Piano Concerto No.20 in D minor (2) Wolfgang Amadeus Mozart Download 'Piano Concerto No.20 in D minor (2)' on iTunes
20 November 2012, 11:25
Lloyd Webber, Sir Simon Rattle, Nicola Benedetti, Sir Mark Elder and more have added their names to a letter concerning the marginalisation of creative subjects in the new English Baccalaureate qualification.
Julian Lloyd Webber and a host of other music industry figures have voiced their concern over the lack of arts subjects incorporated into the English baccalaureate qualification. The EBacc will replace the standard GCSE qualification that 16-year-olds take.
In a letter to The Times newspaper, the cellist expresses his concerns about the potential lack of arts subjects on offer: "We know of the importance of creative subjects in school, in teaching, and in learning and the current Key Stage 4 proposals (and existing league table) are putting much of this at risk."
He added: "We must continue to ensure that children receive a full rounded education so that they can develop their talents."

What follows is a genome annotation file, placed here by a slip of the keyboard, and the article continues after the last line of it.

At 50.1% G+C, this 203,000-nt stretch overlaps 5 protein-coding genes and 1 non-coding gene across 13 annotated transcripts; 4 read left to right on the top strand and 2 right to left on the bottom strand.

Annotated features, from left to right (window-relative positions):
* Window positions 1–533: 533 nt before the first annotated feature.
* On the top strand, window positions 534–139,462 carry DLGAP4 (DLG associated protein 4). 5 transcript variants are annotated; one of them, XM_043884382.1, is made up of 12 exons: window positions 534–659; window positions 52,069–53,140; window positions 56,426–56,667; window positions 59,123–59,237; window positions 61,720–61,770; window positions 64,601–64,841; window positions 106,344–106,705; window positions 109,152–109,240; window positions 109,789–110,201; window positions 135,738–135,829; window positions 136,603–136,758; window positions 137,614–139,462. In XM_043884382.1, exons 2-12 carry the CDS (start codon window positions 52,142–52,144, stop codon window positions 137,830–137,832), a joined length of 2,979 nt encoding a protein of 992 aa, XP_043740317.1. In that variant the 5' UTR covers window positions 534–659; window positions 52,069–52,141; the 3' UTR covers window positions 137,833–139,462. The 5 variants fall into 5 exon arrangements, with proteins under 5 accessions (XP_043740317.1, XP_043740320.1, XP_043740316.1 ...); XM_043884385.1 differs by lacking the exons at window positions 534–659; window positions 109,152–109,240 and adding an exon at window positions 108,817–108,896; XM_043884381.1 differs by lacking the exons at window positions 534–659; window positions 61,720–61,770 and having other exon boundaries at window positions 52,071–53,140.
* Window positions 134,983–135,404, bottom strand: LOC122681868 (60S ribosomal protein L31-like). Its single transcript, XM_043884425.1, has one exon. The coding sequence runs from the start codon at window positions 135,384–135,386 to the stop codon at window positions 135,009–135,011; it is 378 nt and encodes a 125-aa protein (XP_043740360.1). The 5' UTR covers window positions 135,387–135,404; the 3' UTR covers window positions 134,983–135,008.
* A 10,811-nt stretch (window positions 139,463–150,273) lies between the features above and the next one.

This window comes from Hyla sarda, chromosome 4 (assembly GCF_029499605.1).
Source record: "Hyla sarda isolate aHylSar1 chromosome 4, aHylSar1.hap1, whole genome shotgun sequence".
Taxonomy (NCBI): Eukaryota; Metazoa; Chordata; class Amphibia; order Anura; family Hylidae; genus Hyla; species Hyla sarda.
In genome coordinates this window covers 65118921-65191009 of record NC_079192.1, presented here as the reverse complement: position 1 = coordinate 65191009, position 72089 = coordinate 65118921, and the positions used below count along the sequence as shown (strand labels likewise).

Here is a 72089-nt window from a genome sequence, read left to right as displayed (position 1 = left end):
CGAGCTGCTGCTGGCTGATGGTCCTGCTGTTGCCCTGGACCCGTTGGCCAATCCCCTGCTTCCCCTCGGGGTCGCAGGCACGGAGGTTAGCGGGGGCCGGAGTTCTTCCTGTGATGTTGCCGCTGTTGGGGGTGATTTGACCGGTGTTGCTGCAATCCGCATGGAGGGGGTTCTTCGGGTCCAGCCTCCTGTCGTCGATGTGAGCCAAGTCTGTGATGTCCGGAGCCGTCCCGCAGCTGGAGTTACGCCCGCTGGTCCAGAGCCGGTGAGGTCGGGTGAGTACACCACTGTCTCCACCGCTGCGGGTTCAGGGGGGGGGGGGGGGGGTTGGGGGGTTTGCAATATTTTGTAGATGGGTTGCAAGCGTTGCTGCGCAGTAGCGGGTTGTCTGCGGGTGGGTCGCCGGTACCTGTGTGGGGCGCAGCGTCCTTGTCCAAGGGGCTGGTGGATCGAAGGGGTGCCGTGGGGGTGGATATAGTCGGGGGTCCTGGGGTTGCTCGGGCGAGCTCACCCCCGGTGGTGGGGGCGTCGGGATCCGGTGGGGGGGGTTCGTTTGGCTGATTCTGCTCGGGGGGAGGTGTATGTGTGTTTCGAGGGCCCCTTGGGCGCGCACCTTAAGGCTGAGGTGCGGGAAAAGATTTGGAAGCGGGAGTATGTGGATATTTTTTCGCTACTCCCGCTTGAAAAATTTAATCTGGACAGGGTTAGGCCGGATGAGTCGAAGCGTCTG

The International Baccalaureate (on which the EBacc is based) includes the facility for students to take modules in creative subjects like music, dance, drama and art, but those subjects (while available) do not count towards the current model for the EBacc.
Other musicians adding their name to the letter include Sir Simon Rattle, Sir Mark Elder, Sir Andrew Davis and Sir Colin Davis, violinists Nicola Benedetti and Tasmin Little, and cellist Steven Isserlis.
A recent review of cultural education by Darren Henley also called for arts subjects to be made available as a sixth option for the EBacc. A Department for Education spokesman commented: "The English Baccalaureate does not prevent any school from offering GCSEs in art and design, music, dance and drama. We have been clear that pupils should take GCSEs that are right for them."